1. Use the 48-Hour Sulking Rule. Most of us want to run from the bad feelings—the fear, the shame—but facing a set-back head on can help you move past it faster. I call this my “chocolate and wine” time, where I allow myself to sulk and rage as deeply as I need to, but for only 48-hours. After that period, I get up, dust myself off, and get back to work. This balances my need to process difficult emotions with my need to move forward. I practice this technique only on the “big” rejections, though. I’d never get anything done if I used it on every setback I experience in publishing!
  1. Refuse to think positively. Yes, you read that correctly. Scientists have been finding that using positive thinking as a way of moving past an emotional setback actually makes things worse. Instead I use specific physical and emotional techniques to “drain” the value judgments and establish acceptance.
  1. Implement the three “Ds”—Distract yourself; Do not speak of the rejection for a set period; and Distance yourself. Some of these seem obvious but having a set plan for how to apply them in the moment has helped during those times I’m tempted to give it all up and apply for a job at McDonald’s.

There’s not a day that goes by where I don’t have to use at least one of the techniques I outline in The Bulletproof Writer. In fact, just this morning, I got an alert that someone gave one of my books a one-star review on Amazon because the shipping box was ripped. The rejections never end for a writer; if you don’t have a coping strategy for them you’re destined for a world of pain.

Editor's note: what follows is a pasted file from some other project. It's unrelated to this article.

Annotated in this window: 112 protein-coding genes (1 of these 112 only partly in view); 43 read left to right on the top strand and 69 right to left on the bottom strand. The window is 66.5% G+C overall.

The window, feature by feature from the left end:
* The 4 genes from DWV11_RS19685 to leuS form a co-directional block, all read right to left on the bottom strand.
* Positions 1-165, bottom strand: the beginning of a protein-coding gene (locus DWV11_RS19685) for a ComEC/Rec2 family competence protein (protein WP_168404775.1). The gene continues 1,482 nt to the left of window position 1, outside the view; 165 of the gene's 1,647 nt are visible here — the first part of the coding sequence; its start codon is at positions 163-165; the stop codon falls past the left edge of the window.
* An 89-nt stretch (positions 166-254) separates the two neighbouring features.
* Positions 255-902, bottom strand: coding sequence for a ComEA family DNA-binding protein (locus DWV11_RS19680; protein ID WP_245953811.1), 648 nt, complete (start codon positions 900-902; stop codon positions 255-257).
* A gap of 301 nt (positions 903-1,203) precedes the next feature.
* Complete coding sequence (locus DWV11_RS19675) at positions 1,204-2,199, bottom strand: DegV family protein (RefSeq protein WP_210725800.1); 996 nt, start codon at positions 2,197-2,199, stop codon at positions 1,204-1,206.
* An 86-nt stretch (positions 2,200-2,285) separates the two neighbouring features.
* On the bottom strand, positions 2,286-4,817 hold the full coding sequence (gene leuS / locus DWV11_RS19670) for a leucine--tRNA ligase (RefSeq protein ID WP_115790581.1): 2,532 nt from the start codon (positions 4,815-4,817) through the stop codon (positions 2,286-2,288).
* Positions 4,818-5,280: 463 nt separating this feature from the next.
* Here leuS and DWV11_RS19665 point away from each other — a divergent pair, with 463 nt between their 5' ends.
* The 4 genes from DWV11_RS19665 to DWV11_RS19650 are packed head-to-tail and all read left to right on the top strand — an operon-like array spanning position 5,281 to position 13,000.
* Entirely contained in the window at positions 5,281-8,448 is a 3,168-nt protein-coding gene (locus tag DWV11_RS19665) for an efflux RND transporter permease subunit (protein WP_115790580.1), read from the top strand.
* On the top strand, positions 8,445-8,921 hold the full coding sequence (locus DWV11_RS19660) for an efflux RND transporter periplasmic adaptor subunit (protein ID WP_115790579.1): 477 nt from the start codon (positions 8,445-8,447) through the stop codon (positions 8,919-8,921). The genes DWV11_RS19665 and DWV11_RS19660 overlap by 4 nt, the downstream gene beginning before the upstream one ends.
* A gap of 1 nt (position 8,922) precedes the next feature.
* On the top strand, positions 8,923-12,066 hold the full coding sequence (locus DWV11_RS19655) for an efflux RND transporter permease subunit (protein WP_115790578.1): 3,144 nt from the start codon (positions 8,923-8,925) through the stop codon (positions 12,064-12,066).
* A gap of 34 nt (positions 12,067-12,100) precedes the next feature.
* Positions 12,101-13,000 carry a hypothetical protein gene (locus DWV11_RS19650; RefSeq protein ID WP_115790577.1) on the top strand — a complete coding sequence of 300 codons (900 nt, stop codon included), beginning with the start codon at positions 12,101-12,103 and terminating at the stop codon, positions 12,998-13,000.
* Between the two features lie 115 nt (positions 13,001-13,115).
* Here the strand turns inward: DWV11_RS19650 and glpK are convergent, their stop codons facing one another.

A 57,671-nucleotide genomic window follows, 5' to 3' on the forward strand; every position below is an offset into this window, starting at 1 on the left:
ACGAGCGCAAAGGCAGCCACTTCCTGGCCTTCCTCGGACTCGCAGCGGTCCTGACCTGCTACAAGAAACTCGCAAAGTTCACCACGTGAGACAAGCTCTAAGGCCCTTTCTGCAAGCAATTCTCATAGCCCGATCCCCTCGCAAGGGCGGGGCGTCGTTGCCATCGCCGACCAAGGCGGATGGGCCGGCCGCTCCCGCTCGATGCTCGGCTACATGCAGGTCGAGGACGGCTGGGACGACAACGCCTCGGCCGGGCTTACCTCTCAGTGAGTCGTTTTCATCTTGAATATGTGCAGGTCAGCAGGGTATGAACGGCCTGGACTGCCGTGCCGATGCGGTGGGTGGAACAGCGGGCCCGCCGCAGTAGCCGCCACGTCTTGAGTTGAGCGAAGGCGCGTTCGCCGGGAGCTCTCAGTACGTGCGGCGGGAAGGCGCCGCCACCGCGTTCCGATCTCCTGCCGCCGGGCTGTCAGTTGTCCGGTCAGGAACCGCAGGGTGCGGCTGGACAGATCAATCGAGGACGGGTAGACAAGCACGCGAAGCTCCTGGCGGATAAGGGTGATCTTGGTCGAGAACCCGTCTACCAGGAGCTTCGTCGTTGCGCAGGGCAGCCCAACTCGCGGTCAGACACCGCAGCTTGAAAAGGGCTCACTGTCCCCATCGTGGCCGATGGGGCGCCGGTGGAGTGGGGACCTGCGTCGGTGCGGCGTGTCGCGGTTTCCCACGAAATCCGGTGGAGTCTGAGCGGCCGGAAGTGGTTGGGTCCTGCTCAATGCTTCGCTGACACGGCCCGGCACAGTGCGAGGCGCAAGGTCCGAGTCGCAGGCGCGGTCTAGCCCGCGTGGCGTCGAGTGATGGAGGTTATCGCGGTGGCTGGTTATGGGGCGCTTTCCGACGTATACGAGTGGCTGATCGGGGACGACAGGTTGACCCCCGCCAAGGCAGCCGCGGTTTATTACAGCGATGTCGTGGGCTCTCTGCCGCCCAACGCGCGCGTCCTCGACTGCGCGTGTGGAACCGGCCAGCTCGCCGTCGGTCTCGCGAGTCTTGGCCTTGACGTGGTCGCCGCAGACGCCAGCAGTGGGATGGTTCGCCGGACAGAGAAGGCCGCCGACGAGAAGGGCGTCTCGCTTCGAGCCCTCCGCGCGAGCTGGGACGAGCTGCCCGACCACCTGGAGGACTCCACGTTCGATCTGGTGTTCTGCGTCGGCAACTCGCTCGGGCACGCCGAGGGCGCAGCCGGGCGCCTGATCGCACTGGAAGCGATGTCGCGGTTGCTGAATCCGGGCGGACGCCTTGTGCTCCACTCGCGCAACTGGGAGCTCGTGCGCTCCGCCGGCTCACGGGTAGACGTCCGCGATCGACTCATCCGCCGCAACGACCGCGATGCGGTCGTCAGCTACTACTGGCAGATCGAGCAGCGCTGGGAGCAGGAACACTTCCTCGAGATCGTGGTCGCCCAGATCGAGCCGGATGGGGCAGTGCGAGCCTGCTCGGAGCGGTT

Picture of author Michael Alvear outdoors

Michael Alvear’s latest book is The Bulletproof Writer: How To Overcome Constant Rejection To Become An Unstoppable Author (Woodpecker Media January 2017).  

He’s been a frequent contributor to National Public Radio’s All Things Considered and his work has appeared in Newsweek, The Washington Post, Reader’s Digest, The New York Times, The Los Angeles Times and The Huffington Post.

Author Michael Alvear with 4 ways to be resilient in the face of rejection: Click To Tweet


Another Go at Pre-Orders

A picture of dollar bills and coins.

by Elizabeth S. Craig, @elizabethscraig

This is my third post on pre-orders. As you might remember, I wasn’t much of a fan of them when I tried them (over much of 2016).

This time I decided not to run a long-term pre-order.

I didn’t like the pressure of feeling like I was under the gun to deliver. It’s been a while since I wrote for a traditional publisher and maybe I’ve gotten used to my deadlines getting softer.

This time I waited for my book to be finished and then put it up for a very short pre-order while the book was being edited (knowing I had plenty of time to finish my edits before uploading the final version).

I put the book up on both Amazon and Draft2Digital’s retailers (some of which are set-up for pre-orders, some aren’t) on January 2 for a January 17 release. I picked a Tuesday, since a lot of traditionally-published cozies are launched on Tuesdays and many savvy readers have an eye open for releases. Continue reading Another Go at Pre-Orders